"Women should get paid as much as men"
"Women should get paid as much as men"
Women should get paid as much as men
Katie Zelem - Liverpool Ladies + England International
If I had a pound for every time I heard that, I wouldn’t need to bother playing football...
Being in a women’s football environment, you often hear how the players should be treated better or become equal to the men but this is usually from armchair supporters who know little about the game.
For any one person to be paid the enormous amounts of money that some of the top male footballers are receiving, there has to be a market for it. It’s not as simple as playing a 90-minute game every Saturday and picking up your money. Male players are under huge amounts of pressure from both the club paying their salaries and the fans paying to watch them.
Although it is pretty clear that male footballers salaries are way too high, if the money is offered to them, they aren’t going to turn it down. It is no wonder clubs are able to offer players hundreds of thousands of pounds per week when in the ‘2014/15 season 20 league clubs collectively generated €18.2m per day’ (Deloitte, 2016). More importantly, 9 of these 20 clubs were in England. In comparison to an English Women’s Football team in the top-flight division – Super League, who have ‘access to £70,000 per annum from The Football Association’ (FAWSL, 2017). It is clear to see why the salary gap is so large. Although clubs are able to acquire additional funds, the money usually comes from the backing of their men’s side.
The main reason women footballers will not see a salary close to their male counterparts is due to the revenue streams. As highlighted previously, women’s football sees only a fraction of the revenue that the men’s does. There are three main revenue streams within football; Match day, broadcasting and commercial revenue.
The majority of the match day revenue is comprised from ticket sales, season-ticket holders, hospitality packages and programme sales. This is the income generated from hosting a football match. To watch a ‘Premier League game at Arsenal you can be looking at paying up to £92 for an adult ticket’ (BBC Sport, 2016), in comparison to a ‘Ladies game for the cost of just £6’ (Arsenal Ladies, 2017). The huge difference in price is due to the amount of people wanting to attend the games.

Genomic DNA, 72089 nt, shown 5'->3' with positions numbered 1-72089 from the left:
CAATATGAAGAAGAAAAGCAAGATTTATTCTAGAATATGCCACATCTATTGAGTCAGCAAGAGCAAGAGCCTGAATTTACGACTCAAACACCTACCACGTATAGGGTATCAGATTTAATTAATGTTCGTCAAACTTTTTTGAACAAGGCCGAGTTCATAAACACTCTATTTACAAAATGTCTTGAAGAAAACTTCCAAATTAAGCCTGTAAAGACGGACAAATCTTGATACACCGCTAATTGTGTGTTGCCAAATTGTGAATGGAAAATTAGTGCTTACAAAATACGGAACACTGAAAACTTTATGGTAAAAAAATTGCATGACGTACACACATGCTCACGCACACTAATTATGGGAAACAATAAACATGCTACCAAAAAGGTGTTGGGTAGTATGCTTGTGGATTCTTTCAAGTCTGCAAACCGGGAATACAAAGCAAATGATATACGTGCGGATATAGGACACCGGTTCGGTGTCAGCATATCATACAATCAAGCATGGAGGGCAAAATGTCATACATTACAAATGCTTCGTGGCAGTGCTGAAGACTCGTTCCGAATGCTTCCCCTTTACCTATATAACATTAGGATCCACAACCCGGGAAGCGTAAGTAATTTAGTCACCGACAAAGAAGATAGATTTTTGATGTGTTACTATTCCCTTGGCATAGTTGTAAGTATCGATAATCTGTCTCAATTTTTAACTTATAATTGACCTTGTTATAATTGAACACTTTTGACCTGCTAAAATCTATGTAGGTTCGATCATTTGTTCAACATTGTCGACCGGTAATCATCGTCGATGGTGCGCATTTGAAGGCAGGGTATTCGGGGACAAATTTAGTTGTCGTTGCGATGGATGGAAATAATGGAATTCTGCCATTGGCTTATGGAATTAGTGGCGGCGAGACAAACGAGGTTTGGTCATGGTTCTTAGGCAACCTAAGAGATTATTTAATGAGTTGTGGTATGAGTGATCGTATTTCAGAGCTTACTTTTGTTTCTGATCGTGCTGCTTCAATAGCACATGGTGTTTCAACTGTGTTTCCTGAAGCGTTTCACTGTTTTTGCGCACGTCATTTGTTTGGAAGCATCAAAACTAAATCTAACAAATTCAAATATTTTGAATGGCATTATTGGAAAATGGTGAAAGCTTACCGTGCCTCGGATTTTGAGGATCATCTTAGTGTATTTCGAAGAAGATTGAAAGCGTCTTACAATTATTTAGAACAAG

Broadcasting revenue is income generated from selling broadcasting rights to show football matches on TV. This can include selling both domestic and international revenue rights, as well as domestic league and cup competition games. The Premier League is currently the highest generating league in the world, with an increase of 29% in 2013/14 equalling £735m’ (Deloitte, 2015). In the Premier League domestic broadcast revenue is divided on a 50:25:25 basis. 50% is divided equally between clubs, 25% on a merit basis and the final 25% distributed as a facilities fee.
Women’s football isn’t quite as structured when it comes to broadcasting, usually only the top three teams are shown on TV in order to attempt to attract more viewers.
Commercial revenue derives from sponsorships, merchandising and new media. This is income generated from selling the brand. This is where the women’s game in England falls behind, as many of the players are unknown and the league isn’t publicised greatly meaning sponsorships are difficult to source. This is unlike the mens game in which ‘Manchester United made a sponsorship agreement with Chevrolet worth £357m’ (Deloitte, 2013).
The three revenue streams highlight the causes in equality of salary, but it is put into perspective when you look at the highest paid English male and female footballer. Steph Houghton, England and Manchester City captain is stated to ‘earn an annual salary of £65,000’ (Empowering Women, 2017). With her ‘England central contract making up £26,000 and her club salary accounting for £35,000, just £4000 of her yearly income comes from sponsorships’ (BBC Sport, 2015). In comparison to Wayne Rooney, who is the highest English earner gains $6m per annum on endorsements alone. His humongous ‘salary equates to $20m, leaving him with a total of $26m each year’ (Forbes, 2017).
The statistics make it obvious that male and female football is not comparable due to the much higher attendances and amount of interest in men’s football. Due to this, the men's game generates more profit. Overall, it has illustrated that male and female players' salaries are what they are in relation to what their sport is earning.
It may not be fair but not many things in life are and that is something most people in women’s football have learnt to deal with. ‘Women’s players aren’t asking for equal pay’ (MEN, 2016) by any stretch of the imagination because many know this is not possible. An increase in salary to allow all players to live comfortably without having to worry about a second job should be a necessity.